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Rabbit, Run (Updike)

Rabbit, Run (Rabbit Quartet, #1)
John Updike, 1960
Random House
272 pp.
ISBN-13: 9780449911655

Summary
Harry Angstrom was a star basketball player in high school and that was the best time of his life. Now in his mid-20s, his work is unfulfilling, his marriage is moribund, and he tries to find happiness with another woman. But happiness is more elusive than a medal, and Harry must continue to run—from his wife, his life, and from himself, until he reaches the end of the road and has to turn back. (From the publishers.)



Author Bio
Birth—March 18, 1932
Where—Reading, Pennsylvania, USA
Death—January 27, 2009
Where—Danvers, Massachusetts
Education—A.B., Harvard University; also studied at the
   Ruskin School of Drawing and Fine Art in Oxford, England
Awards—National Book Award for The Centaur, 1964;
   Pulitzer Prizer, National Book Critics Circle Award, and
   National Book Award for Rabbit Is Rich, 1982; Pulitzer Prize
   and National Book Critics Circle Award for Rabbit at Rest,
   1990


With an uncommonly varied oeuvre that includes poetry, criticism, essays, short stories, and novels, two-time Pulitzer Prize winner John Updike has helped to change the face of late-20th-century American literature.

Born in Reading, Pennsylvania, Updike graduated summa cum laude from Harvard in 1954. Following a year of study in England, he joined the staff of The New Yorker, establishing a relationship with the magazine that continues to this day. Since 1957, he has lived in two small towns in Massachusetts that have inspired the settings for several of his stories.

In 1958, Updike's first collection of poetry was published. A year later, he made his fiction debut with The Poorhouse Fair. But it was his second novel, 1960's Rabbit, Run, that forged his reputation and introduced one of the most memorable characters in American fiction. Former small-town basketball star Harry "Rabbit" Angstrom struck a responsive chord with readers and critics alike and catapulted Updike into the literary stratosphere.

Updike would revisit Angstrom in 1971, 1981, and 1990, chronicling his hapless protagonist's jittery journey into undistinguished middle age in three melancholy bestsellers: Rabbit Redux, Rabbit Is Rich, and Rabbit at Rest. A concluding novella, "Rabbit Remembered," appears in the 2001 story collection Licks of Love.

Although autobiographical elements appear in the "Rabbit" books, Updike's true literary alter ego is not Harry Angstrom but Harry Bech, a famously unproductive Jewish-American writer who stars in his own story cycle. In between—indeed, far beyond—his successful series, Updike has gone on to produce an astonishingly diverse string of novels. In addition, his criticism and short fiction remain popular staples of distinguished literary publications.

Extras
• Updike first became entranced by reading when he was a young boy growing up on an isolated farm in Pennsylvania. Afflicted with psoriasis and a stammer, he escaped from his into mystery novels.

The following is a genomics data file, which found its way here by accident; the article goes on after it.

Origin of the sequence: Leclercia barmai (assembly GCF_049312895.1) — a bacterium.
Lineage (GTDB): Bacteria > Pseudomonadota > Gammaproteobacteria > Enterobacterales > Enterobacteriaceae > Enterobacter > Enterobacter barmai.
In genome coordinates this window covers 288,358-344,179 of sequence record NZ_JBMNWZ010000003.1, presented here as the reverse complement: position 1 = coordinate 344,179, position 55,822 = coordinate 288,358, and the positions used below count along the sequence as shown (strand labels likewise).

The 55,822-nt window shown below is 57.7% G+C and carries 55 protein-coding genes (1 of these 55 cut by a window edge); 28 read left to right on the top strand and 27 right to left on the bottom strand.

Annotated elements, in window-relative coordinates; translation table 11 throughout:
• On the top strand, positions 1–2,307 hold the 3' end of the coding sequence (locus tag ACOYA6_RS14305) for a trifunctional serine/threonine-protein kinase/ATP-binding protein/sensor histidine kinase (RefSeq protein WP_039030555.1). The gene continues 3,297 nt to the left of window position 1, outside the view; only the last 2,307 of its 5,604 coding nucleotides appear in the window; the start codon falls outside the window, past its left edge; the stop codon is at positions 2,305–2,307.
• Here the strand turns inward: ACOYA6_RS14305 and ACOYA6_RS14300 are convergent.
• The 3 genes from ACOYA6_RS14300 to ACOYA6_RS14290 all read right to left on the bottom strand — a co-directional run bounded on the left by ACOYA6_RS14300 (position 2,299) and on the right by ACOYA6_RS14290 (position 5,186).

• He decided to attend Harvard University because he was a big fan of the school's humor magazine, The Harvard Lampoon.

• Updike has basically won every major literary prize in America, including the Guggenheim Fellow, the Rosenthal Award, the National Book Award in Fiction, the O. Henry Prize, the American Book Award, the National Book Critics Circle Award, the Union League Club Abraham Lincoln Award, the National Arts Club Medal of Honor, and the National Medal of the Arts. (Author bio from Barnes & Noble.)



Book Reviews
Taken together, this quartet of novels has given readers a wonderfully vivid portrait of one Harry (Rabbit) Angstrom.... The books have also created a Kodachrome-sharp picture of American life...from the somnolent 50s...into the uncertainties of the 80s. (Refers to all four Rabbit Angstrom novels.)
New York Times


The being that most illuminates the Rabbit quartet is not finally Harry Angstrom himself but the world through which he moves in his slow downward slide, meticulously recorded by one of the most gifted American realists.... The Rabbit novels, for all their grittiness, constitute John Updike's surpassingly eloquent valentine to his country. (Refers to all four Rabbit Angstrom novels.)
Joyce Carol Oates - New York Times Book Review


Brilliant and poignant...By his compassion, clarity of insight and crystal-bright prose, he makes Rabbit's sorrow his and our own.
Washington Post


Precise, graceful, stunning, he is an athlete of words and images. He is also an impeccable observer of thoughts and feelings.
Village Voice


Updike is one of the most exquisite masters of prose style produced by 20th century America. Yet, his novels have been faulted for lacking any sense of action or character development. It appears at times that his ability to spin lovely phrases of delicate beauty and nuance overwhelm his desire to tell a simple, important story in the lives of his characters. Updike's novels raise the question of whether beauty of expression, the lyrical telling of a captured moment of human time is, itself, enough to justify a great work of art. In contrast, his short stories are seen by many as masterful in every respect, both for their prose style that approaches poetic expression and for the stories they convey. Some critics believe that had Updike produced only short stories and poems, his role in American letters would be even more celebrated. But it is Updike's novels that have brought him the greatest fame and attention and which resulted in his appearance on the covers of TIME magazine two times during his career.
Wikipedia



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